The Floyd County Comprehensive Plan will affect your property rights – attend the July 19th meeting

A Public Hearing for the Updated Floyd County Comprehensive Plan will be held by the Floyd County Planning Commission on Tuesday, July 19th at 7 p.m. at the Floyd County Administration Bldg.

The complete draft is available here:

If you have not read this comprehensive plan, you are not alone as it is a lot to wade through. It has a lot of soothing phrases like "Residents will enjoy the rural character and sense of community that honors the past and forges the future" Unfortunately, all of this is to be accomplished by central control of almost every aspect of our lives.

A lot of work has gone into planning for the centralized control of your use of your private land and your water. Under the guise of protecting the environment, your personal liberties will be subject to central planning by non-elected groups that know better than you do about your needs.

Ask yourself how you are going to have a garden of your own in the communal area. Will your kids be able to play ball there? Can you run your dogs there?  Maybe the community will form a homeowners association to decide who does what.

Along with plans for communal living, there are plans to imposition of business licenses with fees to provide an active inventory for "economic development" purposes.

There are also several mentions of the urgent need to redesign the existing county seal to reflect a progressive and nature-oriented new direction. The old seal has done us well for many years. I for one do not see the need to adapt it to a "going green for Gaia" movement. (see pg 165 of the Comp plan)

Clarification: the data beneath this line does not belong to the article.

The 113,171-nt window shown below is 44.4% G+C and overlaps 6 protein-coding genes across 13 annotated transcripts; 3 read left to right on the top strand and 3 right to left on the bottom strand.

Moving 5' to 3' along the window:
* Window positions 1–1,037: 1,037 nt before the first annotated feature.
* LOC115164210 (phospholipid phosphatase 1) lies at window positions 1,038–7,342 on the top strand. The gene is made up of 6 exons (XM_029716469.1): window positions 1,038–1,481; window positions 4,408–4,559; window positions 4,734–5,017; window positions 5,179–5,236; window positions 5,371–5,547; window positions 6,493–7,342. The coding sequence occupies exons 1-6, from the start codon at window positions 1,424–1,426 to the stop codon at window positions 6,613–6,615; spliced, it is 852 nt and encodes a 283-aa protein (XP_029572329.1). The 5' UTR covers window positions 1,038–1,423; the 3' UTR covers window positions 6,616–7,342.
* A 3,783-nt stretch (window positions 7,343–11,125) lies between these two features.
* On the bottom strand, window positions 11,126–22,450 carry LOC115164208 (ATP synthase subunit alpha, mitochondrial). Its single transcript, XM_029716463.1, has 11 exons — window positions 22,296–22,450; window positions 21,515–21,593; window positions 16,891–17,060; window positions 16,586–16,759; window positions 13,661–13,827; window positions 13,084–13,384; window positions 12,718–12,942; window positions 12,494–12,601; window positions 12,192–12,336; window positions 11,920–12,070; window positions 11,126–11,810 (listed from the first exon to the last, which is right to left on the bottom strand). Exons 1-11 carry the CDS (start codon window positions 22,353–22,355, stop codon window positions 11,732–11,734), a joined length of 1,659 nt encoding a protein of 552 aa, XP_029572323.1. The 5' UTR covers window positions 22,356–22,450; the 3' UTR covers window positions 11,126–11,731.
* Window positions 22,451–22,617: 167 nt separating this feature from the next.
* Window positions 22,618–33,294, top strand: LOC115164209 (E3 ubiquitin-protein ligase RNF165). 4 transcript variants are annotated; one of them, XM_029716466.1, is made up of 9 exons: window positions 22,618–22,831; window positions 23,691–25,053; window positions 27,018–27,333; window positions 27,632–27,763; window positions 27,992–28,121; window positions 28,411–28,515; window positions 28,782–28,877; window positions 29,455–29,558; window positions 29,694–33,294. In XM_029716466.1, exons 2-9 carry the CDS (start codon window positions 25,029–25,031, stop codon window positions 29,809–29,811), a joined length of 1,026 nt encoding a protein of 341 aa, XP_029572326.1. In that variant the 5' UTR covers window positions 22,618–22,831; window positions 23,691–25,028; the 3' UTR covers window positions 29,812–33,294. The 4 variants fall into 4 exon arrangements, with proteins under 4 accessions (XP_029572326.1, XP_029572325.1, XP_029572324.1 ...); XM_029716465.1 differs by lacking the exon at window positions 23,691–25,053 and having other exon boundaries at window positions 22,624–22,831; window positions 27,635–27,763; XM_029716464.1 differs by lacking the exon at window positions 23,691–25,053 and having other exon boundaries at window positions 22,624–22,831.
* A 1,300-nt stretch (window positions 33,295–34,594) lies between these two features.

A little background data:

Tuesday night we had a packed house at the library for Don Casey's presentation on what "Sustainability" and "Comprehensive Planning" actually means when interpreted by bureaucrats. It was a sobering experience and highlighted the threats to individual property rights when one is uninformed about the details of comprehensive plans.

Don shared a great deal of knowledge and a lot of handouts and DVDs for people to take home.  It fueled a lot of people's energy to get involved in Floyd's Comprehensive Planning activity.  The Executive Committee surveyed a number of active members and the concensus was that the Comprehensive Planning meeting on the 19th was more important than our FTP meeting on that same night.

As a result, the Executive Committee unanimously decided to urge you to attend the comprehensive planning meeting this month. We will not be holding the regular Floyd Tea Party meeting at the Library on the 19th.

This entry was posted in Agenda 21, On the road to Socialism and tagged , . Bookmark the permalink.

0 Responses to The Floyd County Comprehensive Plan will affect your property rights – attend the July 19th meeting

  1. michael moss says: